CLIPS> (defrule dog
  (animal-is dog)
  =>
    (assert (dog_sound-is bark)))
CLIPS> (rules)
dog
For a total of 1 defrule.
CLIPS> (facts)
f-0     (initial-fact)
For a total of 1 fact.
CLIPS> (assert (animal-is dog))
<Fact-1>
CLIPS> (facts)
f-0     (initial-fact)
f-1     (animal-is dog)
For a total of 2 facts.
CLIPS> (run)
CLIPS> (facts)
f-0     (initial-fact)
f-1     (animal-is dog)
f-2     (dog_sound-is bark)
For a total of 3 facts.

To get list of rules present in the system type rules. At the beginning there are no facts present. After asserting animal-is duck fact there is one fact in facts database. To trigger the rule type (run). Then check the fact list again and you'll see that there is a new fact inferred by the rule. This is the power of rule-based programming.

Rules may have more than one pattern but then all must be satisfied for the action to be taken. The action part of rule can also have multiple actions.

Check another sample:

CLIPS> (defrule duck
  (animal-is duck)
  =>
  (assert (sound-is quack)) 
  (printout t "Asserted sound-is quack" crlf))
CLIPS> (defrule is-it-a-duck
  (animal-has webbed-feet)
  (animal-has feathers)
  =>
  (assert (animal-is duck))
  (printout t "Asserted animal-is duck" crlf))
CLIPS> (assert(animal-has webbed-feet))
<Fact-0>
CLIPS> (assert (animal-has feathers))
<Fact-1>
CLIPS> (run)
Asserted animal-is duck
Asserted sound-is quack

Firstly, rule is-it-a-duck has asserted the fact (animal-is duck). This fact has then triggered rule duck, which has asserted the fact (sound-is quack). Very powerful systems can be built using this ability to chain rules.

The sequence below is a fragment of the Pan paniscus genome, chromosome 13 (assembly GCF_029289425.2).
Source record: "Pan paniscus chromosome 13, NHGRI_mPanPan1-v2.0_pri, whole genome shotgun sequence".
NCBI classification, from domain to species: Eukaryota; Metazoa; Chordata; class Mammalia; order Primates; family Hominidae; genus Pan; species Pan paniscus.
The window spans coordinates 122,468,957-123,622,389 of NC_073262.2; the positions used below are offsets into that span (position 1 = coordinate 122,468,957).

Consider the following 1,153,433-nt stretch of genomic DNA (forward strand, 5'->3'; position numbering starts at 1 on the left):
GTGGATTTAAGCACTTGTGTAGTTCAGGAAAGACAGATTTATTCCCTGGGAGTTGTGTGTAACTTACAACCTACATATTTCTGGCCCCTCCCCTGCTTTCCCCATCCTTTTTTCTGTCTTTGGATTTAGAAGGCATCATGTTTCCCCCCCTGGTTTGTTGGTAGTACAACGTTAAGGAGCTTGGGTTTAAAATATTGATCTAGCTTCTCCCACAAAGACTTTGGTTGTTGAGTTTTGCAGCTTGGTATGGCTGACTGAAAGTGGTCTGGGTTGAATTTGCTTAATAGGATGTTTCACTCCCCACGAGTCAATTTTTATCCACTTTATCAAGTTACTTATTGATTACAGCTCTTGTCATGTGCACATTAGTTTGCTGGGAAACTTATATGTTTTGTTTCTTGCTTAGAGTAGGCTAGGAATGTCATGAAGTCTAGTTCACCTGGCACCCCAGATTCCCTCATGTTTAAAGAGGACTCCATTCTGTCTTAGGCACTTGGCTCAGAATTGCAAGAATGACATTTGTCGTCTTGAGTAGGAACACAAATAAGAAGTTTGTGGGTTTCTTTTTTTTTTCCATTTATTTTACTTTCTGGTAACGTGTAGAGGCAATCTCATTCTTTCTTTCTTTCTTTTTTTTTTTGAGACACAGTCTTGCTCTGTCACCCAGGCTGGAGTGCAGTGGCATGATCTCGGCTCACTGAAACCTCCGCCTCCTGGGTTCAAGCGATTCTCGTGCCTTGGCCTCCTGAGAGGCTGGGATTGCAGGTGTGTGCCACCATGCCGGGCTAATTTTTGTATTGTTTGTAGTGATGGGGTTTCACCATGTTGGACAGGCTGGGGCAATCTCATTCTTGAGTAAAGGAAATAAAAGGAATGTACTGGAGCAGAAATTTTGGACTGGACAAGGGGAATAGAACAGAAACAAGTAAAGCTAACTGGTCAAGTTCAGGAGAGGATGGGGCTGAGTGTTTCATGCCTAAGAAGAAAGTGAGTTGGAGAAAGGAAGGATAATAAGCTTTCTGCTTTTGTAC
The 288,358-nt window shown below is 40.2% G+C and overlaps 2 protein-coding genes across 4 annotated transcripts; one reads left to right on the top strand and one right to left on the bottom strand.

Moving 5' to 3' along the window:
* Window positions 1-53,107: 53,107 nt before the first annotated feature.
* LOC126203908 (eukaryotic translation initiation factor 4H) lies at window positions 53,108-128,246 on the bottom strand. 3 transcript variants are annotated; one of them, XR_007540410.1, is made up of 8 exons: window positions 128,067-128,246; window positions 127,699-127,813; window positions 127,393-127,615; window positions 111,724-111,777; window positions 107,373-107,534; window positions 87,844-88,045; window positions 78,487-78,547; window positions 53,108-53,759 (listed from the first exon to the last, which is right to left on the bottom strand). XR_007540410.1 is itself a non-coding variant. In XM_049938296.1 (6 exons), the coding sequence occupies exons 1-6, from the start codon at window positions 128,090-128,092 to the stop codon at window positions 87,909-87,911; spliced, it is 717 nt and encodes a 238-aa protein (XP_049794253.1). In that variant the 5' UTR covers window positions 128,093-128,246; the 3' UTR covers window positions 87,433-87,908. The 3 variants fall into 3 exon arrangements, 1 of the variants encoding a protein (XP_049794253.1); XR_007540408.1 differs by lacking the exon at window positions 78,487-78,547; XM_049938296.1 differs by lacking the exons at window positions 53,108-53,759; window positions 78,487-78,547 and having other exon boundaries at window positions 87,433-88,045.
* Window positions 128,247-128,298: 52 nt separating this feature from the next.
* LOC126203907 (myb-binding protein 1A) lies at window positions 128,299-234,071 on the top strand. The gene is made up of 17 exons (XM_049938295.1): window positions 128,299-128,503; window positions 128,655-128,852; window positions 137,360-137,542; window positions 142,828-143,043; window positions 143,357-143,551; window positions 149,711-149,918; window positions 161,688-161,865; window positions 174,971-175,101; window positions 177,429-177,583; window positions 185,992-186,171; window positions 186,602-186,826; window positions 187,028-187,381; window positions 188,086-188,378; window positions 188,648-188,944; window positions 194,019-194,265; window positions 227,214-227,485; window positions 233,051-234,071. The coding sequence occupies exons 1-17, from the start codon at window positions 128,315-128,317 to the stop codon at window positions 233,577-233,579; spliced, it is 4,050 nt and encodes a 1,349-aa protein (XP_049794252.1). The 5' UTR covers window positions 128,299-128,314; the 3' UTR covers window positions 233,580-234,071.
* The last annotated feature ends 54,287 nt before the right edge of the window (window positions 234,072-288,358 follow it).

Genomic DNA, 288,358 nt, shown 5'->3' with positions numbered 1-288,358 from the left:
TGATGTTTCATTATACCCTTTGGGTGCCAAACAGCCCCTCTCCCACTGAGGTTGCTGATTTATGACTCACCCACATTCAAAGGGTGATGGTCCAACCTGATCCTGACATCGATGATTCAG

Now try to develop more powerful program, for example an expert system to determine how a mobile robot should respond to a traffic light.

"Stop and go" example

Example rules for the red and green lights can be written as follows:

(defrule stop "if light is red wait for green"
  (light red)
  (not (light green))
  =>
    (printout t "Red Light, don't go!" crlf))
 
(defrule go "if there is green light go"
  (light green)
  (not (light red))
  =>
    (printout t "Green light, go!" crlf))

Now assert new fact (light red) or (light green) and run the program. There is used (not) function; it is predefined logical function of negation. The patterns

  (light green)
  (not (light red)

means that in fact database must exists (light green) fact and must NOT exists (light red) fact to fire the rule.

Think about other possibilities of beside the simple lights. Rewrite the program…

Alternative way to enter facts

It is possible to load facts from a file using keyword deffacts, for example:

(deffacts walk "some facts about \"stop and go \" sample"
  (light green)
  (status walking)
  (walk-sign walk))

Now, after loading file to CLIPS it is needed to (reset) - causes facts from deffacts to be asserted.

The undeffacts command removes deffacts from the memory. To restore a deffacts statement after an (undeffacts) command, You must enter the statement again. In additional to facts it is possible to eliminate rules selectivity by using the (undefrule). Other useful command are list-deffacts - lists the names of currently loaded deffacts, and ppdeffacts - print the facts stored in a deffacts.

CLIPS> (list-deffacts)
initial-fact
walk
For a total of 2 deffacts.
CLIPS> (ppdeffacts walk)
(deffacts MAIN::walk "some facts about \"stop and go \" sample"
   (light green)
   (status walking)
   (walk-sign walk))

Debugging CLIPS programs

Basic tool for debugging programs is to watch asserting and retracting facts using (watch facts):

CLIPS> (watch facts)
CLIPS> (assert (colour red))
==> f-1     (colour red)
<Fact-1>
CLIPS> (retract 1)
<== f-1     (colour red)

=⇒ means that new fact is entering the memory, while ⇐= means the fact is leaving memory.

Other helpful commands in debugging:

  • (watch facts)
  • (watch instances)
  • (watch slots) *
  • (watch rules)
  • (watch activations)
  • (watch messages) *
  • (watch message-handlers) *
  • (watch generic-functions)
  • (watch methods) *
  • (watch deffunctions)
  • (watch compilation) ;on by default
  • (watch statistics)
  • (watch globals)
  • (watch focus)
  • (watch all) ;watch everything

* - used with objects

To turn off watch command use unwatch.

© Antoni Ligeza 2009 Driven by DokuWiki